A little about my cooking style: I am not trained or terribly skilled. My eight year old has better knife cuts. My husband likes to cook mise en place; he says I like to cook me’s all over the place. He’s a riot. But in all seriousness, I will never have a cooking show, because I am just not that organized and put together. I am, however, an excellent food taster and eater. So I feel that qualifies me to share recipes with you that I think you will love.
Y’all don’t freak out about my measuring now, or lack thereof. It’s gonna be okay. If you are an enneagram type 1, consider this an opportunity to learn to control involuntary eye twitches when people use words like “approximately” and “as much as you want.” I’m here for you.
I love food blogs, but there are a few areas where they leave me wanting more, namely: time management, flexibility, and education about cooking principles. Read on…
Time Management & Cleanup
I’ve always wanted the cooking channels to do a show where they teach you how to maximize your time in the kitchen. They always seem not to care how many pans they use, or who’s going to wash them. Any large family cooks feel me on this? I want to cook, eat, and be done. And I want the eating to be delicious.
There’s nothing worse than getting the kids to bed, and then coming downstairs to a kitchen full of dishes that have to be cleaned. Hard pass. I’d rather be taking a bath than giving the dishes one. So, as I walk you through these recipes, rest assured I have thoughtfully considered your future self who will be cleaning the dishes later. I got you.
When trying a new recipe, often I do not have all that is needed, or I don’t prefer one of the ingredients. I want to know what is imperative to the recipe and what is not. What is the “base” of the flavors? What can I substitute? What can I use from my pantry instead of buying something at the store?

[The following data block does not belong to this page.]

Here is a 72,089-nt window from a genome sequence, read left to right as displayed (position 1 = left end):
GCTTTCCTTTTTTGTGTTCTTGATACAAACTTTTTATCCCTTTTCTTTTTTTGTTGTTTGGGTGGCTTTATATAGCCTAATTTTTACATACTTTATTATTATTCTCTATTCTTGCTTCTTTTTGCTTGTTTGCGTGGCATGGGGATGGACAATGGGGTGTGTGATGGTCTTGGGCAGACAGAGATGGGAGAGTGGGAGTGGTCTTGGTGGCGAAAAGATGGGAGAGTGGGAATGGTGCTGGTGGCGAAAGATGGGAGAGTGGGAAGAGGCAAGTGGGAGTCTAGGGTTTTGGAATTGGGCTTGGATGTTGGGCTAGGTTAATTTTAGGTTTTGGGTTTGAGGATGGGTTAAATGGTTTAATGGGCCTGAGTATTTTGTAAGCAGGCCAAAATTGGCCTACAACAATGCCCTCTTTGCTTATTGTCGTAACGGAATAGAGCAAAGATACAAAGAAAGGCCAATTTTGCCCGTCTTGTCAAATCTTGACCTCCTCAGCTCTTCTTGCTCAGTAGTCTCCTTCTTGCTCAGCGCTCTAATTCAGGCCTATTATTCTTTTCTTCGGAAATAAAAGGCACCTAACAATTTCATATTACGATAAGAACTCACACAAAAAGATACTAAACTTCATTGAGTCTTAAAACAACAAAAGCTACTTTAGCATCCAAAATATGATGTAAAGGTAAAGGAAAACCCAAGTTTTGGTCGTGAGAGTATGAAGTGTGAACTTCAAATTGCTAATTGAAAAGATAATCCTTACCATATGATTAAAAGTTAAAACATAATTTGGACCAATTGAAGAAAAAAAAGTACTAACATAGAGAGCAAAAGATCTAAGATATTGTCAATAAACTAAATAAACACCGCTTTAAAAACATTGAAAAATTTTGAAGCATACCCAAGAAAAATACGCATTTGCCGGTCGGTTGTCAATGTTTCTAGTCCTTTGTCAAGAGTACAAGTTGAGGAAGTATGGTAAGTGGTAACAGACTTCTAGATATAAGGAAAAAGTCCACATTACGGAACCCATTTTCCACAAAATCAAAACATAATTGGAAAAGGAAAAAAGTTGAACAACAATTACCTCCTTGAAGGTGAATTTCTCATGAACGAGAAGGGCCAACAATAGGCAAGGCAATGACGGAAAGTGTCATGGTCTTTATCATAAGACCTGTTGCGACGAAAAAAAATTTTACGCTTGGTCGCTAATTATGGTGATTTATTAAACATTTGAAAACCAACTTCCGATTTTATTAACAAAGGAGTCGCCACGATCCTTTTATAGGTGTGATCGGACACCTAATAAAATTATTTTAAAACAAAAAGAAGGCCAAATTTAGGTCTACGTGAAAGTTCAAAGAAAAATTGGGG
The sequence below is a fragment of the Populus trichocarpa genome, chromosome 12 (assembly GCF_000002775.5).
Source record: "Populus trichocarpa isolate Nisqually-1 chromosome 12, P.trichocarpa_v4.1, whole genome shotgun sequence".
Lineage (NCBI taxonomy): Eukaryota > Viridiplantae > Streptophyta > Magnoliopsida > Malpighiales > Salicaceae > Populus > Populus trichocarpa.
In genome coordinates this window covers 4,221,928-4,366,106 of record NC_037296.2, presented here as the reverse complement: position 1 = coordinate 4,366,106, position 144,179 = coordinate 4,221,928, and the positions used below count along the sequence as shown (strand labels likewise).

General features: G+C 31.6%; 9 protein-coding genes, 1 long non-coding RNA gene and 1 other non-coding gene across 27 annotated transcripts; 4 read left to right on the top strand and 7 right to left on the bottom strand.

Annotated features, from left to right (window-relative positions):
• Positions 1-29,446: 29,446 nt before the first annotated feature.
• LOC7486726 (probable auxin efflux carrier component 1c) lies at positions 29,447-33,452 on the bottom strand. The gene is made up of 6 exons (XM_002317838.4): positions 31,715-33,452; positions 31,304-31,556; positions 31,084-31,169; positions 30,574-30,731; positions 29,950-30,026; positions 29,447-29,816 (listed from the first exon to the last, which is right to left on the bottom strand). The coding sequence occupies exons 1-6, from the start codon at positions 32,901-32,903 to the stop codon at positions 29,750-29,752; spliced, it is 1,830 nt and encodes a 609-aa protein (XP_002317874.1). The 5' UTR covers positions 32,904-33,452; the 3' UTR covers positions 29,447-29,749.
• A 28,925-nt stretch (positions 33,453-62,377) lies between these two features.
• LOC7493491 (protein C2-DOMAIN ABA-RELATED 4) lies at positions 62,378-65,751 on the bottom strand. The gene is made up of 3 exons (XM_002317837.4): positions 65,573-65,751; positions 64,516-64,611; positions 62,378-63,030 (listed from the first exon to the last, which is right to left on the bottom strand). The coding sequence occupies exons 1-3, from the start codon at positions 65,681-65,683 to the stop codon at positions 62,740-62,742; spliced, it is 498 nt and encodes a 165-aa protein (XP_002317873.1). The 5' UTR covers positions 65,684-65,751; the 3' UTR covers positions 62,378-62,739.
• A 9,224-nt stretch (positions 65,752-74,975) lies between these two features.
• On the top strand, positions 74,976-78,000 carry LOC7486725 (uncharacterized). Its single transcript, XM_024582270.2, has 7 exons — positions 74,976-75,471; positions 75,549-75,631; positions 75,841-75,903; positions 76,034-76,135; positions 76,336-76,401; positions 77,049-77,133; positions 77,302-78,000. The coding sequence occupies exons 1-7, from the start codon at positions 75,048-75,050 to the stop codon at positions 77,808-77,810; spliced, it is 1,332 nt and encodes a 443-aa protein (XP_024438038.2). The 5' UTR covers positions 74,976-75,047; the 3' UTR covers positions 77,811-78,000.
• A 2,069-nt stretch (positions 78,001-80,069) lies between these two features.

These questions I will address in the notes sprinkled throughout the recipes. If you absolutely don’t care, and are a 1-2-3 rule follower, then you can just ignore my notes and go on with your bad self. You do you.
I am not a chef. I am really not even a good cook. But I have cooked a lot of things a lot of times, and have observed some consistencies in types of recipes. I think it is important to learn something from your experiences in the kitchen, so that eventually you will be able to improvise and create your own recipes with confidence!
With each recipe, there will be noted the techniques and cooking principles used. Braising, deglazing, making a roux, quick-pickling…these and many more will become tools in your culinary toolbox.
So let’s cook something, shall we?
One-Pot Not Your Grandma’s Shepherd’s Pie, with Horseradish Mashed Potatoes
This is so good I would eat it out of my kid’s shoe. I know it’s not the most photogenic dish…geez, don’t be so shallow. It has a delicious personality.
There’s so much flavor in the meat, it would make a great lettuce wrap if you are skipping carbs. But the horseradish mashed potatoes make it extraterrestrial. Trust me. Do a few extra burpees and have the potatoes.
- 2 Tbsp Olive Oil
- 2lbs ground beef
- 2 Tbsp soy sauce or coconut aminos
- 2 Tbsp Worcestershire
- 2 Tbsp lemon juice
- 1 Tbsp Apple Cider Vinegar
- Garlic powder (a couple shakes? ‘Much as you want hunny)